Do viral stories protect our 1st Amendment freedoms?
The case of a Pennsylvania teacher fired because of blog posts that criticized her own students has taken an interesting turn, as her lawyers claim viral Internet and television interest in the story protect her First Amendment rights.
The teacher, Philadelphia's National Constitution Center is the first and only nonprofit, nonpartisan institution devoted to the most powerful vision of freedom ever expressed: the U.S. Constitution. Constitution Daily, the Center's blog, offers smart commentary and conversation about constitutional issues in the news, drawing insights from America's history and a variety of expert contributors., caused a quite a stir back in 2011 and became a national media figure. Munroe lost her job at a suburban Philadelphia public high school after writing a series of blog posts that called her students "jerks," "rat like" and "whiny," among other things.
Monroe's attorneys filed a civil suit against the Central Bucks school district in 2012, seeking $5 million in damages. In late July 2014, a federal district court judge in Philadelphia ruled against Munroe. But her attorneys have appealed.
Third District Judge Cynthia M. Rufe only decided one of two questions presented in the lawsuit. Rufe said Munroe's statements weren't protected by the First Amendment under a test established in two Supreme Court cases, so she didn't need to decide if the statements directly caused her termination.
In 1968 in a Supreme Court decision called Pickering v. Board of Education and a later decision from 2006, Garcetti v. Ceballos, a "balancing test" was set by the Court about public employee statements and the First Amendment.
Commonly known as the Pickering test, a plaintiff such as Munroe must prove that her First Amendment interests as a public employee, and also as a citizen, in commenting on matters of public concern outweigh her public employer's need to promote efficient public services.
Judge Rufe found that in this case, Munroe's "speech, in both effect and tone, was sufficiently disruptive so as to diminish any legitimate interest in its expression, and thus her [First Amendment] expression was not protected."
Rufe stated that, "although Munroe may have occasionally written as a private citizen on matters of public concern, she chose to do so in an opprobrious tone that was likely to generate a strong reaction from anyone connected with the school who read it."
Rufe also drew a distinction between the Pickering case, where the language was only targeted at the public at large.
"Here, Munroe's blog contains gratuitously demeaning and insulting language inextricably intertwined with her occasional discussions of public issues, and far from the 'massive apathy' with which Pickering's letters were received, Munroe's statements attracted considerable negative attention, from concerned parents and from the public at large," Rufe said.
On December 1, Munroe's attorneys filed their appeal, essentially saying that Rufe flunked the Pickering test. Attorney Stanley B. Cheiken filed the 58-page appeal in the Philadelphia-based Third District, and he made several arguments about why he believes Judge Rufe misapplied the test.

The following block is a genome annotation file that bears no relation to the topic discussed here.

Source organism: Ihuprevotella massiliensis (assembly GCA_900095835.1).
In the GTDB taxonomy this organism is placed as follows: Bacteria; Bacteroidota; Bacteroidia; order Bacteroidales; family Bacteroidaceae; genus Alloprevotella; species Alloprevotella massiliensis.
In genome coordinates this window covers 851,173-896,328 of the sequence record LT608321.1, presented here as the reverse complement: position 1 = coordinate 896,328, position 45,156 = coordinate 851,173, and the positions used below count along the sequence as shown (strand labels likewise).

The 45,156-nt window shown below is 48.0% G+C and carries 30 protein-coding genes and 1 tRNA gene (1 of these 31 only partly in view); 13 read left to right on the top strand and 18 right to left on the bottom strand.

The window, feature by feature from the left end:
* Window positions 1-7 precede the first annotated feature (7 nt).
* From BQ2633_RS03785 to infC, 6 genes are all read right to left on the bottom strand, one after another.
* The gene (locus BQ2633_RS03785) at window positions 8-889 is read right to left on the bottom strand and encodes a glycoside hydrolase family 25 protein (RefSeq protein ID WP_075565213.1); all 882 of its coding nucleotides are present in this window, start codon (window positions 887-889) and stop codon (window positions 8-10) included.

Cheiken not only rejected Rufe's use of adjectives, but also argued that the publicity garnered by Munroe on national television and the Internet bolstered the argument that her blog remarks served an important First Amendment purpose.
"The District Court's Opinion seems to acknowledge that Munroe's expression would be afforded greater weight if she had embellished upon her 'opprobrious tone' with more lofty discussions of 'educational reform, pedagogical methods, or specific school policies,'" Cheiken stated. "This type of analysis has no place in the Pickering test, however, because it smacks of governmental regulation of content."
He also said Rufe didn't give enough weight to Munroe's need to express her opinions.
"Munroe's blog raised an issue of political and social concern and her opinions are important to society's conversation regardless of whether they were uttered in the form of a scholarly treatise, a witty op-ed piece, or a nasty rant," Cheiken said.
The undoubted viral interest in the Munroe story also should have been added to the scales of justice in her favor, Cheiken said.
"As reflected by the viral nature of the response to Munroe's blog, as well as in the demand for her (and for the School District) to give interviews on television and to print media outlets, the public was highly interested in a public school teacher's thoughts about the education debate," he said.
"In its application of the Pickering test, the District Court failed to consider the importance of the public's interest in this conversation, let alone the chilling effect on conversation that results from denying constitutional protection to statements made by public employees about their employment experiences."
The Munroe case now heads to a three-judge appeals court, where it will get more national publicity. One factor the court will need to consider is if viral publicity in the Internet and TV cable news age adds to value to the public debate at large. And at some point, Internet and TV cable news will take up that debate about itself as part of the process.
Scott Bomboy is editor-in-chief of the National Constitution Center.
Philadelphia's National Constitution Center is the first and only nonprofit, nonpartisan institution devoted to the most powerful vision of freedom ever expressed: the U.S. Constitution. Constitution Daily, the Center's blog, offers smart commentary and conversation about constitutional issues in the news, drawing insights from America's history and a variety of expert contributors.